“I want to be a wife,” she tells Quintana (or possibly we now hear her own thoughts, for it is stated in a voiceover that occurs as Father Quintana stands outside a door.Father Quintana travels by foot, visiting the poor, afflicted and impoverished. He delivers sacraments to the condemned, and consolation for those in despair. Yet he questions the validity of his faith.As Neil is empty of true love, Quintana too is emptied of his spirituality. In one scene he stands outside the open door of a ramshackle home, and, after freeing the caught lead of a dog from the steps, he walks away. He listens to an unwed teenaged girl cradling a baby scared of her father and her own child, fatherless. The streets are as sick and tired as its people. Through them he strolls, haunted and forlorn, waiting for Christ to finally speak to him:Everywhere you’re present, and still I can’t see you. You’re within me. Around me, and I have no experience of you. Not as I once did. Why don’t I hold on to what I’ve found? My heart is cold. Hard.The domestic downward spiral continues to play out. Tatiana is on the outside looking in to an empty laundromat where Mariana and Neil do their laundry. At a public pool, she swims with Tatiana. Neil absently gazes at a woman in a bikini. Mariana watches.I write on water what I dare not say, she says in voiceover. Mariana is longing. Desirous. Absent of rapidly-dissipating affection. She is a tigress locked into a closet. In one scene she leaps around the empty room jawing her mouth like a beast. Neil acts as her tamer, shrouding her face with gauzy drapery.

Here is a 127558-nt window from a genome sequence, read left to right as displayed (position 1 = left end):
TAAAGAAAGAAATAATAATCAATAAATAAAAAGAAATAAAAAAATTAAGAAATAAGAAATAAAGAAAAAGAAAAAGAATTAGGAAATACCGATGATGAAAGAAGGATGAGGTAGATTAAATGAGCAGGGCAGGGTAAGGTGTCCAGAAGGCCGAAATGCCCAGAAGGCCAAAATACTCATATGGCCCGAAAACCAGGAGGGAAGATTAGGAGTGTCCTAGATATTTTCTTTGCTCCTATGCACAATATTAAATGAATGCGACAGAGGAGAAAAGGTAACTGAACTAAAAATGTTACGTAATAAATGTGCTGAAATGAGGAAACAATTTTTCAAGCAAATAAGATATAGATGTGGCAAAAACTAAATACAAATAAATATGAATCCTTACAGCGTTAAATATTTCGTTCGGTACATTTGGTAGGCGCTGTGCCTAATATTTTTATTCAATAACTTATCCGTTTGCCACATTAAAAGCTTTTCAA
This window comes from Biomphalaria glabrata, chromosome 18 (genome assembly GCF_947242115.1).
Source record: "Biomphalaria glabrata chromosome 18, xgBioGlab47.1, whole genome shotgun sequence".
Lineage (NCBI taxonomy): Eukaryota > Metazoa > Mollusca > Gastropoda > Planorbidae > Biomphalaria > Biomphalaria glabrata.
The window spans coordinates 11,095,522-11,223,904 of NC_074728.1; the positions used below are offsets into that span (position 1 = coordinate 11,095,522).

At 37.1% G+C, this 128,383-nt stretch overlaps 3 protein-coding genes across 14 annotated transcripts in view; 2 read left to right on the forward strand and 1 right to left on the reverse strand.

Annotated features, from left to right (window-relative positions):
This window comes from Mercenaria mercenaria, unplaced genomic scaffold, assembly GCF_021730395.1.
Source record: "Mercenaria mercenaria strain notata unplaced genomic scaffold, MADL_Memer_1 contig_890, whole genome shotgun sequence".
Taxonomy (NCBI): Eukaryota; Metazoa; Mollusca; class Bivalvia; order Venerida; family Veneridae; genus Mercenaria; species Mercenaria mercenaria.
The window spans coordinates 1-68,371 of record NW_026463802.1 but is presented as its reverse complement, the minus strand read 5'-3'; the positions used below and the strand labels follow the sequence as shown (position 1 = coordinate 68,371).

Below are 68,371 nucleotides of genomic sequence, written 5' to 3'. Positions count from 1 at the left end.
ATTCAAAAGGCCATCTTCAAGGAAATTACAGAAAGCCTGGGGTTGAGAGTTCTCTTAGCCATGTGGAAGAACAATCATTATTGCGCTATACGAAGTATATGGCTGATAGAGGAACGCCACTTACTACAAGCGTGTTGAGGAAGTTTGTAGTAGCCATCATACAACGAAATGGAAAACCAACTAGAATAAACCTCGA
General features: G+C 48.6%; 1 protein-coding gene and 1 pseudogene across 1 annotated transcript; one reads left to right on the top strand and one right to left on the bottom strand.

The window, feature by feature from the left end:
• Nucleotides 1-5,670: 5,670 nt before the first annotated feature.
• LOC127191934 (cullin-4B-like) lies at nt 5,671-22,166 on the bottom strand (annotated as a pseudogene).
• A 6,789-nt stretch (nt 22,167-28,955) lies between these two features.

I try to cradle you, to make you contain yourself.
An avalanche of tenderness.

Watching the rides of a seemingly-empty amusement park, Marina reflects of the “world so far away.”

She is a “ghost” reduced to “ashes.”

She fights with Neil while Tatiana hop-skotches the shadowed latticework of a window frame. Walking through the magic hour outskirts of their home, Neil explains to Tatiana that the “band of blue” in the sky is the “earth’s shadow in the atmosphere.”This is all lost on Tatiana who wants to return to Paris.

“Look at me not looking at you,” Tatiana tells her mother. “I don’t want to look at you.”She covers her face with her hands. To Neil she is even more blunt: “You think you’re my father, but you’re not.”

*  *  *  *  *

Father Quintana’s discontent is not lost on the eyes of his observant parishioners.

An elderly woman tells Father Quintana that she is “going to pray for you, so that you may receive the gift of joy.”

“Yes, because you’re so unhappy.”

An old timer cleaning the stained glass murals of the church: